Email updates

Keep up to date with the latest news and content from Lipids in Health and Disease and BioMed Central.

Open Access Research

Increased EPA levels in serum phospholipids of humans after four weeks daily ingestion of one portion chicken fed linseed and rapeseed oil

Anna Haug1*, Nicole F Nyquist1, Therese J Mosti1, Malin Andersen1 and Arne T Høstmark2

Author Affiliations

1 Department of Animal and Aquacultural Sciences, The Norwegian University of Life Sciences, P.O.BOX 5003, Ås, 1432, Norway

2 Section of Preventive Medicine and Epidemiology, University of Oslo, Blindern, P.O.BOX 113, Oslo, 0318, Norway

For all author emails, please log on.

Lipids in Health and Disease 2012, 11:104  doi:10.1186/1476-511X-11-104

The electronic version of this article is the complete one and can be found online at: http://www.lipidworld.com/content/11/1/104


Received:15 June 2012
Accepted:12 August 2012
Published:22 August 2012

© 2012 Haug et al.; licensee BioMed Central Ltd.

This is an Open Access article distributed under the terms of the Creative Commons Attribution License (http://creativecommons.org/licenses/by/2.0), which permits unrestricted use, distribution, and reproduction in any medium, provided the original work is properly cited.

Abstract

Since the amounts of arachidonic acid (AA) and EPA in food may have implications for human health, we investigated whether a small change in chicken feed influenced the blood lipid concentration in humans ingesting the chicken. Forty-six young healthy volunteers (age 20–29) were randomly allocated into two groups in a double-blind dietary intervention trial, involving ingestion of about 160 g chicken meat per day for 4 weeks. The ingested meat was either from chickens given a feed concentrate resembling the commercial chicken feed, containing 4% soybean oil (SO), or the meat was from chickens given a feed where the soybean oil had been replaced by 2% rapeseed oil plus 2% linseed oil (RLO).

Serum total cholesterol, LDL and HDL cholesterol, triacylglycerols, serum phospholipid fatty acid concentration, blood pressure, body weight and C-reactive protein were determined at baseline and post-intervention. In subjects consuming chicken meat from the RLO group there was a significantly (p < 0.001) increased concentration of EPA in serum phospholipids, and a reduced ratio between AA and EPA. The participants that had a low% of EPA + DHA in serum phospholipids (less than 4.6%), all increased their% of EPA + DHA after the four week intervention period when consuming the RLO chicken. No significant response differences in cholesterol, triacylglycerol, C-reactive protein, body weight or blood pressure were observed between the groups. This trial demonstrates that a simple change in chicken feed can have beneficial effects on amount of EPA and the AA/EPA ratio in human serum phospholipids.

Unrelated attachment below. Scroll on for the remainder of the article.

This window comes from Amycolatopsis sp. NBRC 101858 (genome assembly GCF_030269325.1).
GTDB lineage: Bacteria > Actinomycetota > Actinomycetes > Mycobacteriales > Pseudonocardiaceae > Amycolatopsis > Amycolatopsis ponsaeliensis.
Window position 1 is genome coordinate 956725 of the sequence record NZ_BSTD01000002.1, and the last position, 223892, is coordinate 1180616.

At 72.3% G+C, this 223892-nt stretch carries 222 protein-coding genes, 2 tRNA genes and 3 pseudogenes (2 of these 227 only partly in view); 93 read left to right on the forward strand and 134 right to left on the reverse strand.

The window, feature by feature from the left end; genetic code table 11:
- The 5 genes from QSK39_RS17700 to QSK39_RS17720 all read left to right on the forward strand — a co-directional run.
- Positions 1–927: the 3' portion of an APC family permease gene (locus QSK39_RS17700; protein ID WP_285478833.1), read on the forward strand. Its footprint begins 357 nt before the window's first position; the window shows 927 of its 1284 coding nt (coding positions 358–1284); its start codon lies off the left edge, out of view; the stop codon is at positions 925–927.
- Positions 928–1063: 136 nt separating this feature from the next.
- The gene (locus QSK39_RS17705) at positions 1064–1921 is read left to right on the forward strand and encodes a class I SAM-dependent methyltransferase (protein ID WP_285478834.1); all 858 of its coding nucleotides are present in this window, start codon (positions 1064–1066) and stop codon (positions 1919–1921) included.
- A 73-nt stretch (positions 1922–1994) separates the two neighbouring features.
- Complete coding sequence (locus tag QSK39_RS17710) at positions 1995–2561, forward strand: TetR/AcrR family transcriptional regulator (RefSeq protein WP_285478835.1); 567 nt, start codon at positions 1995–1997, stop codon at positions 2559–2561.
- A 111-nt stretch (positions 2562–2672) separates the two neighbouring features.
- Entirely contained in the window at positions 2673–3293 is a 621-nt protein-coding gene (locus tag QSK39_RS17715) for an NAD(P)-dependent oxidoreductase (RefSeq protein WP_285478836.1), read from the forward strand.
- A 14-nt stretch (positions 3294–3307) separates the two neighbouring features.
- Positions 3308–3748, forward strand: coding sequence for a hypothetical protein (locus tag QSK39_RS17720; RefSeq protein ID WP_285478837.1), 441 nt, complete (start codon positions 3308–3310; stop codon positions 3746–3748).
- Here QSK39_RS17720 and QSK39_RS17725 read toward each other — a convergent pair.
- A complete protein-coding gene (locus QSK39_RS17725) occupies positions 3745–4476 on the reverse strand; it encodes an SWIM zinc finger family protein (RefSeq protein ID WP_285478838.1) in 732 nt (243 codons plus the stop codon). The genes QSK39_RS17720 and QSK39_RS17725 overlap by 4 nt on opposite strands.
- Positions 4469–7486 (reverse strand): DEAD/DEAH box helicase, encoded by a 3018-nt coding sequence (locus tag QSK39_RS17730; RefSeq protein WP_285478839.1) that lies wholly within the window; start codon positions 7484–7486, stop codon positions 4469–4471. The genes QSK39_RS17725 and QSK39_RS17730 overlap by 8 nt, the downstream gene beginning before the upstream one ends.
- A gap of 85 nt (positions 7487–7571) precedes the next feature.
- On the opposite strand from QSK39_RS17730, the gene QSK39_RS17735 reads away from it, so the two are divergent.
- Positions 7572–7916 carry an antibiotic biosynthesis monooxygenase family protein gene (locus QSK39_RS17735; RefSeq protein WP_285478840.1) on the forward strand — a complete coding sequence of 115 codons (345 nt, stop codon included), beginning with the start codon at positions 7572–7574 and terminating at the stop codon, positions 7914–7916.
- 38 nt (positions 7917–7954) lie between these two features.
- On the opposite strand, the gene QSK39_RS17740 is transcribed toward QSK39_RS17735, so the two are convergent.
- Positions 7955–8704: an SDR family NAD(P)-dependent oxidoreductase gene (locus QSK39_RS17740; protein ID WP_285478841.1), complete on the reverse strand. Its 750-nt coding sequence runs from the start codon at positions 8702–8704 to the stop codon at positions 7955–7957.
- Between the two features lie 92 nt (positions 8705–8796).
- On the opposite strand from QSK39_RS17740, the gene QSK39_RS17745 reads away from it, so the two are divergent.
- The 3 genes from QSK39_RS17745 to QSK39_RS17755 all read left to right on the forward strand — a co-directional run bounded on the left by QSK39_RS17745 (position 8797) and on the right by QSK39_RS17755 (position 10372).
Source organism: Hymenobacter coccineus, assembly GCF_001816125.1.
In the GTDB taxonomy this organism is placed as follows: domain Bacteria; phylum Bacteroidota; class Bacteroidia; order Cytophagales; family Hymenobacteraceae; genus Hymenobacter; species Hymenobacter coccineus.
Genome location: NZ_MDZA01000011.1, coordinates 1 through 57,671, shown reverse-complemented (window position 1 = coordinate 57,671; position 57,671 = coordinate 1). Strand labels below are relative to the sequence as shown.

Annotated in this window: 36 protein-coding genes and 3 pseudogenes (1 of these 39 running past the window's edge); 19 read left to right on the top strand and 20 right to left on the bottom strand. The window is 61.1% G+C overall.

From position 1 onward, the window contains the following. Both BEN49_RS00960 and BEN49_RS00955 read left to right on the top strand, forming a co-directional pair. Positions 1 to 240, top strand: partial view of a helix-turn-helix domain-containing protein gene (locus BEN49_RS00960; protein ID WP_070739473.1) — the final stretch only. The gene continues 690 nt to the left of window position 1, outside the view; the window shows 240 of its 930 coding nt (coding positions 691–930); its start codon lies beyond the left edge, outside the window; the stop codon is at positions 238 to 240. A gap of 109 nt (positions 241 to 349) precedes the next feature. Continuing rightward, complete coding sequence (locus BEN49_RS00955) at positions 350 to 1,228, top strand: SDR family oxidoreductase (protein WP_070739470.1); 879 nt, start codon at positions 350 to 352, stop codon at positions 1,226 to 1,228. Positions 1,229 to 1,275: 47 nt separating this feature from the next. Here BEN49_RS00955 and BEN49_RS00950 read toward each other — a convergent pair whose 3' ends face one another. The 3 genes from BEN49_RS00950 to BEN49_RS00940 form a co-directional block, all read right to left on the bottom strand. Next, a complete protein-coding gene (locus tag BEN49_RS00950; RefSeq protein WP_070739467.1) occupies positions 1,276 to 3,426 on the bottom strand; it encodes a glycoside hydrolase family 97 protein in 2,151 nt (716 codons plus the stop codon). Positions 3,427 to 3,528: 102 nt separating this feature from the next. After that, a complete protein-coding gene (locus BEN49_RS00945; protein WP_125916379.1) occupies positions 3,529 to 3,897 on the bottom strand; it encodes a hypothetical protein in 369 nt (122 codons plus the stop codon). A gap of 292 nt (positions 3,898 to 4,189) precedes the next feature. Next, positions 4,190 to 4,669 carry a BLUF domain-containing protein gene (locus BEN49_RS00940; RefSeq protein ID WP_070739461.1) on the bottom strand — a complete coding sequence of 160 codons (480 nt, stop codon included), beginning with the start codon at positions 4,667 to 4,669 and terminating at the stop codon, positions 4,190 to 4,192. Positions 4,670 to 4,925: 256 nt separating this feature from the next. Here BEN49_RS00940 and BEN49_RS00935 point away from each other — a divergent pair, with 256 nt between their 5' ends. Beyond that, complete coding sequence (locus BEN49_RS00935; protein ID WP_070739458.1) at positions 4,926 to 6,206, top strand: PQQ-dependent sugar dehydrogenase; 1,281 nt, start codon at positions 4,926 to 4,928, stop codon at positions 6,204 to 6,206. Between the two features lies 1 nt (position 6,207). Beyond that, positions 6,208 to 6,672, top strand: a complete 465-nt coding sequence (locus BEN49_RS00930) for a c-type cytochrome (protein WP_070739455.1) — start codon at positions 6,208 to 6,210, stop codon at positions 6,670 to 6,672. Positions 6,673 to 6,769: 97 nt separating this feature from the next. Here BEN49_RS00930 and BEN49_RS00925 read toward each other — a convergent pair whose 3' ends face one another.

Keywords:
n-3 fatty acids; Serum phospholipids; EPA; Arachidonic acid; Chicken meat; Feed; Linseed oil; Rapeseed oil; Soybean oil

Background

Chicken meat is popular to eat, and it is regarded as a healthy type of meat [1]. In Norway poultry meat accounts for about 25% of the total meat intake [2,3], and the consumption of this type of meat has shown an increasing trend. Meat is one of the food items that are good carriers of long chain polyunsaturated fatty acids (LC PUFAs). The fatty acid composition of chicken meat is affected by the type of fat in the chicken feed. Commercial chicken feed is based on grains and soybean oil rich in n-6 fatty acids and the ratio of n-6 to n-3 in the feed is about 10–15/1. The potential of chickens to convert the n-6 and n-3 feed fatty acids to the respective long chain n-6 and n-3 fatty acids has been studied intensively, showing that the concentration of n-6 linoleic acid, (LA) and n-3 alpha-linolenic acid, (ALA) fatty acids in the feed influence the production of the long n-6 and n-3 fatty acids, such as arachidonic acid (AA), eicosapentaenoic acid (EPA), docosapentaenoic acid (DPA) and docosahexaenoic acid (DHA) in the chicken [4,5].